“Friendships among older adults take place in different contexts than friendships in middle and young adulthood. This age and life stage is often characterized by events such as retirement, relocation, widowhood, and deteriorating health. These transitions produce some increases and some decreases in older adults’ ease and ability of forming and maintaining friendships.”
The unknown author adds: “Across individuals of all ages, friendships form, evolve, and sometimes dissolve over time. The length and duration of the various phases of a friendship vary across individuals and across different circumstances.”
Our childhood experiences play a huge part in establishing patterns that we carry into adulthood. It’s sobering to contemplate the way that decades-old traumas, triggered decades later as adults, might precludes the successful management of conflict between friends. Imagine triggering your friend without even knowing why, then absorbing your friend’s unresolved anger, which of course has nothing specific to do with you.
As such, it is both unexpected and fascinating to learn that conflict can be useful in adult friendships.
“Whereas joint satisfaction in the relationship is a part of maintaining friendship, another important component of friendship is managing and resolving conflict. Although the amount and intensity of conflict varies across individual friendships, conflicts do arise in most friendships. In general, conflict is infrequent in the early stages of forming a friendship, but actually tends to increase as individuals become closer friends over time. Some evidence suggests that conflict can potentially serve to strengthen the emotional tie between friends. Because conflict involves self-disclosure and exposing one’s own vulnerabilities, successful negotiation of disagreements that arise between friends can actually foster increased trust between friends.”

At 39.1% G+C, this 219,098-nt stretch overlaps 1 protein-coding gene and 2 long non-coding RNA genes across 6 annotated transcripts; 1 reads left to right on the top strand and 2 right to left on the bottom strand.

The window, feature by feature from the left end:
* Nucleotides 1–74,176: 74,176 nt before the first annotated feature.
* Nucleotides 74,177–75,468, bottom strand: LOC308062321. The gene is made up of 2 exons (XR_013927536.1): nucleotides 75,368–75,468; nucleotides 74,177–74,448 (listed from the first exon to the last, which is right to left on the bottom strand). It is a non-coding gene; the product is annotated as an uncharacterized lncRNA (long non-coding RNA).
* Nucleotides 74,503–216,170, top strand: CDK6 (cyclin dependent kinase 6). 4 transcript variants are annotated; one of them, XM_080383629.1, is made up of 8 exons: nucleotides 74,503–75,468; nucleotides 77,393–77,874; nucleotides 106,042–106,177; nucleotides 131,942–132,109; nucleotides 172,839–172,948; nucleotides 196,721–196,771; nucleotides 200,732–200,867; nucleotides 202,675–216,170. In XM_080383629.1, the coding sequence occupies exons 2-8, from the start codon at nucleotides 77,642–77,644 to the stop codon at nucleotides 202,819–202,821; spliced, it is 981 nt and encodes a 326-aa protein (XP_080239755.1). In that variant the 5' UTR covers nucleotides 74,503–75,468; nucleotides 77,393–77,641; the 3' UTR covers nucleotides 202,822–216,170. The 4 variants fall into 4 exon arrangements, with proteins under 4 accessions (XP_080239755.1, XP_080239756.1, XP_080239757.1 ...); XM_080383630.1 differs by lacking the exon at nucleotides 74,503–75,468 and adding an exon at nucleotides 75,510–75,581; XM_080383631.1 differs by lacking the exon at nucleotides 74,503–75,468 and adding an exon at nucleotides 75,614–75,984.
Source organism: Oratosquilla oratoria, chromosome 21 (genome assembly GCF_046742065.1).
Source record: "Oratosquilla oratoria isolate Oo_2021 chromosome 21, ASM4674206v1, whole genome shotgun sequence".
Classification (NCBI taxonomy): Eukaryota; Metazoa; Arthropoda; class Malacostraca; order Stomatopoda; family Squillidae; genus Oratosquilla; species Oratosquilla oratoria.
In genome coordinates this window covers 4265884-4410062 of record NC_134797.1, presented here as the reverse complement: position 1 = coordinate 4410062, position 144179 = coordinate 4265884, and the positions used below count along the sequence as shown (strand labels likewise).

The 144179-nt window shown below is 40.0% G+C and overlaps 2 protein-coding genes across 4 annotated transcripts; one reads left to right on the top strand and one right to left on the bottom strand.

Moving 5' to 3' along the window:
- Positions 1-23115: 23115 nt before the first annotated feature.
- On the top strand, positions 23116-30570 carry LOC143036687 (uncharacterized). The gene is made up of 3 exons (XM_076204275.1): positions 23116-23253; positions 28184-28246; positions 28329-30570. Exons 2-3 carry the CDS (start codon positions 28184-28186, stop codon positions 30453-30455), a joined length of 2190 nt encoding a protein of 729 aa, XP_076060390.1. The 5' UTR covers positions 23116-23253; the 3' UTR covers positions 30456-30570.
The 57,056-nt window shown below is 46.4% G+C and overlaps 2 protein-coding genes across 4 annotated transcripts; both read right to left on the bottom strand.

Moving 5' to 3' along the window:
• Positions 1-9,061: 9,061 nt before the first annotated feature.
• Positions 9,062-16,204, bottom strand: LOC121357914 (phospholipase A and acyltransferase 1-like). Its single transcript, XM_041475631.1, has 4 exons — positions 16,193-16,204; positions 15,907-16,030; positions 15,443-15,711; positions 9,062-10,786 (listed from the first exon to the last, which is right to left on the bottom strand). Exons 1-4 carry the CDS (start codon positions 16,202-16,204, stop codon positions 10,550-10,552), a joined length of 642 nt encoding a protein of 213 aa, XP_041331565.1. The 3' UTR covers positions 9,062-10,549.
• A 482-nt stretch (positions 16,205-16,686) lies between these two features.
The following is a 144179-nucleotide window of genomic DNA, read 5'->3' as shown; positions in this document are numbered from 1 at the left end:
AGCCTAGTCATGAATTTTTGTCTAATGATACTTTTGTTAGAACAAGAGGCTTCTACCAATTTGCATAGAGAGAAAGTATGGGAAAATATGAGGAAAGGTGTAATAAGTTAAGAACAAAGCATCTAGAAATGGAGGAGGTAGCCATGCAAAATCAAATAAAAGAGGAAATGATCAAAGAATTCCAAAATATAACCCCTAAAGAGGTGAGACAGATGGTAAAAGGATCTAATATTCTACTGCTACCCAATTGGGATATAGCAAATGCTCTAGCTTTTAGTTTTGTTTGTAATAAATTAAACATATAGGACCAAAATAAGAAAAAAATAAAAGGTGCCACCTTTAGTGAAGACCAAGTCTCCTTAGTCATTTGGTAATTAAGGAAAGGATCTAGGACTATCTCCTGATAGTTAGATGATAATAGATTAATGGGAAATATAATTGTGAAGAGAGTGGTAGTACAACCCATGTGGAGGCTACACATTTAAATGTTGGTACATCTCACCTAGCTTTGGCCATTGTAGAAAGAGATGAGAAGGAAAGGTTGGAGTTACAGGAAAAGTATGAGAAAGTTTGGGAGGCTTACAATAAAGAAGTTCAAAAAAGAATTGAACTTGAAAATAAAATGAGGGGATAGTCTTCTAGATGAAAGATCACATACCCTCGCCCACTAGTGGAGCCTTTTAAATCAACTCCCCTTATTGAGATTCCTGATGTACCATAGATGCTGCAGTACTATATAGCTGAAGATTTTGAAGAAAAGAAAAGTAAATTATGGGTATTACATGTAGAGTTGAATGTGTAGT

This is certainly hopeful, although maintaining a realistic perspective is always advised.
“Whereas some friendships will be maintained indefinitely or forever, other friendships will dissolve or break up. Friendships dissolve for multiple reasons and under multiple circumstances. Sometimes the reason can be attributed to circumstances; a friend may move away, and contact becomes harder to maintain. Sometimes friendships may end abruptly. For instance, friends may have a major disagreement that is not resolved.”
In the case of Bono and Michael Hutchence, the latter’s death ensured there would be no intervention, although it’s important to state clearly that there is no prevailing evidence of conflict or an overt rupture between the musicians. Statistically, far fewer 37-year-olds die than older persons, and so Bono can be forgiven for having imagined there’d be a future chance to instigate the necessary “argument.” Hutchence, while beset with personal issues, exercised a choice almost entirely unforeseen by those around him.
I’m obviously not a psychologist, and I’ve yet to play one on TV, although anyone who has bartended will have been made aware of the human condition in all its permutations. Consequently there’s a lot to consider when it comes to the nature of friendship, and one size doesn’t fit all in spite of the preceding parameters.
A few hundred words ago I suggested it’s possible to know friendship when you see (and feel) it, and by and large, it has been my tendency over the decades to be loyal to my friends, to support and listen to them, to be there when they’re having tough times, and basically, to try to help out.
The various accompanying activities, beers, meals, music, conversation and other manifestations of friendship are wonderful, of course, and yet they all arise from a deeper bond, which we’d all like to think is durable and lasting, except we all also know that the only constant is change.
We must be prepared for change, which makes the sadness it engenders no less pervasive, or painful.
It’s just a momentThis time will pass